That night reports of another fire breaking out in the camp emerged. This, coupled with the devastating weather which had destroyed a huge number of tents, convinced me that we had to get as many tents into the camp as quickly as possible, rather than wait again until December. As soon as I was back in Suffolk I contacted Lucie and Sara, asking whether there was any way we could get the tents in the warehouse out to Calais. It was a happy coincidence that Luke and his father-in-law Ak were heading out that following Monday with building materials and space in their van. The van was packed up with tents and other supplies and we delivered them to a warehouse run by Care 4 Calais who will distribute across the camp.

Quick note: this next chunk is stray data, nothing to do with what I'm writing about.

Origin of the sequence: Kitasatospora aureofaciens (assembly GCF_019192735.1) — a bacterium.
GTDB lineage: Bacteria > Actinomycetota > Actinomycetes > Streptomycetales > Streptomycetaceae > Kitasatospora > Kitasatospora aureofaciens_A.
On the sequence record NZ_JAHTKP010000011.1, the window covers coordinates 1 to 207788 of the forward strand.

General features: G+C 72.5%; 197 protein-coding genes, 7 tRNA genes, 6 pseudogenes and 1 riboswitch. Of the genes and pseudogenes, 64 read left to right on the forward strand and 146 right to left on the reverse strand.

Luke and Ak were staying out for another couple of days with the intention of helping out with building shelters, so we walked round the Jungle talking to people, giving out some waterproofs and looking for potential sites for Luke and Ak to work on. What never ceases to amaze me is the innovation and resourcefulness shown by many people. The many uses for wood pallets, in particular keeping shelters off the mud. The different ways to keep tents intact on the ground, using make shift tent pegs and ‘burying’ the sides. Old and worn down duvets and blankets being recycled and used as insulation. The people who pull together to foster a sense of community, joining together to build shops, restaurants and places of worship.